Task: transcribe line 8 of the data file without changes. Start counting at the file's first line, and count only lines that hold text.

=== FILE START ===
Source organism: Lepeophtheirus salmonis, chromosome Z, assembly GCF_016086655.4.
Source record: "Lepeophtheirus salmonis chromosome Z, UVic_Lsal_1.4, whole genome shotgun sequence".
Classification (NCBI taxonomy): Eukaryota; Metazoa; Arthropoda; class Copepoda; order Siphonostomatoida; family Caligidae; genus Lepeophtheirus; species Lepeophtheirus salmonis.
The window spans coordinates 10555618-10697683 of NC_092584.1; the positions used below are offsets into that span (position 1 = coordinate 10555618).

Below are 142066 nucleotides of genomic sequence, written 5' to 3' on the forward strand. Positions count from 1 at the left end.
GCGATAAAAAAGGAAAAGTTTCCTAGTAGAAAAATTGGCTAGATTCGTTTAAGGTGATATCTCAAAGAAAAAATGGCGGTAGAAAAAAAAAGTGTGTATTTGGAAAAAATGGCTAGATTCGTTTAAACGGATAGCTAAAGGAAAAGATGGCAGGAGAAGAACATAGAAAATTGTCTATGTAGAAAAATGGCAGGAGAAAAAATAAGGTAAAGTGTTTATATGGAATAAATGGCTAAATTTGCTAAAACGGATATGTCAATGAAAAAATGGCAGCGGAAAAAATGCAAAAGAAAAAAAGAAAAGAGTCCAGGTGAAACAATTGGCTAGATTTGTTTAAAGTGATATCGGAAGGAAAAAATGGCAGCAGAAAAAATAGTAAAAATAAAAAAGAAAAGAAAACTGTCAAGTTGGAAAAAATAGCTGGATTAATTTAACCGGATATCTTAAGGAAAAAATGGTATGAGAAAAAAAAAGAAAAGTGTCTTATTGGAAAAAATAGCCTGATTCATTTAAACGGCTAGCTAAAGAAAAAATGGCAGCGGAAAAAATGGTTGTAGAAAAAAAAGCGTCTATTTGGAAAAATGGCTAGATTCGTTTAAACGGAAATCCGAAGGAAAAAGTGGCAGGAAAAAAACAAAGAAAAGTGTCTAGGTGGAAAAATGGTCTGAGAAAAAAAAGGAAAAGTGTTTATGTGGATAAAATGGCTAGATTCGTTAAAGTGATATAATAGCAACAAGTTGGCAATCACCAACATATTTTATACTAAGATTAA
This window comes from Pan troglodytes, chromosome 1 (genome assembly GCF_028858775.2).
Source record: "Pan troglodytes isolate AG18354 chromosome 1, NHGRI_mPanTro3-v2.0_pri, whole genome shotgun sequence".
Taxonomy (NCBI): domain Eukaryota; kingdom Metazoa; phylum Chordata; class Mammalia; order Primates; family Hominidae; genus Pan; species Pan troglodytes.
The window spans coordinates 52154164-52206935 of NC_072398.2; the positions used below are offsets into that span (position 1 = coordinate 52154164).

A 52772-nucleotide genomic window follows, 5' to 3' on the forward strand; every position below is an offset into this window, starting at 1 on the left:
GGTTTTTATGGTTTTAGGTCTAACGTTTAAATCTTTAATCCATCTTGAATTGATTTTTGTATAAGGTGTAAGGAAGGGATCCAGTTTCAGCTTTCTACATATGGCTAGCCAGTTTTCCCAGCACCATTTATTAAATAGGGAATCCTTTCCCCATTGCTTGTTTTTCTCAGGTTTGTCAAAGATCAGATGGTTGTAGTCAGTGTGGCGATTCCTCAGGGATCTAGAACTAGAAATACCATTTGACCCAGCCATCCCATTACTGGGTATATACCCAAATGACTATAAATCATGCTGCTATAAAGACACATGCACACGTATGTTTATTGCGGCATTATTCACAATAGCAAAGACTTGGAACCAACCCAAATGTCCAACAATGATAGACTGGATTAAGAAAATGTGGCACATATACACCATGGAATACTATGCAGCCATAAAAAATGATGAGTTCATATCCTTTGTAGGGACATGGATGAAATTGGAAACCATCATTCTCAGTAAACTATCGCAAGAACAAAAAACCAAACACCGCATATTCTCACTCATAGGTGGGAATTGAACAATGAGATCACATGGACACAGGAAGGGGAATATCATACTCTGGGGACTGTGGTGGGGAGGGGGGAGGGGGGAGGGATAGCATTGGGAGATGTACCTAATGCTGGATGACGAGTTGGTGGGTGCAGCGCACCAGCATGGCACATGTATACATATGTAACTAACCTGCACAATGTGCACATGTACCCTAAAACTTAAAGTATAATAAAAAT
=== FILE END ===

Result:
Source record: "Pan troglodytes isolate AG18354 chromosome 1, NHGRI_mPanTro3-v2.0_pri, whole genome shotgun sequence".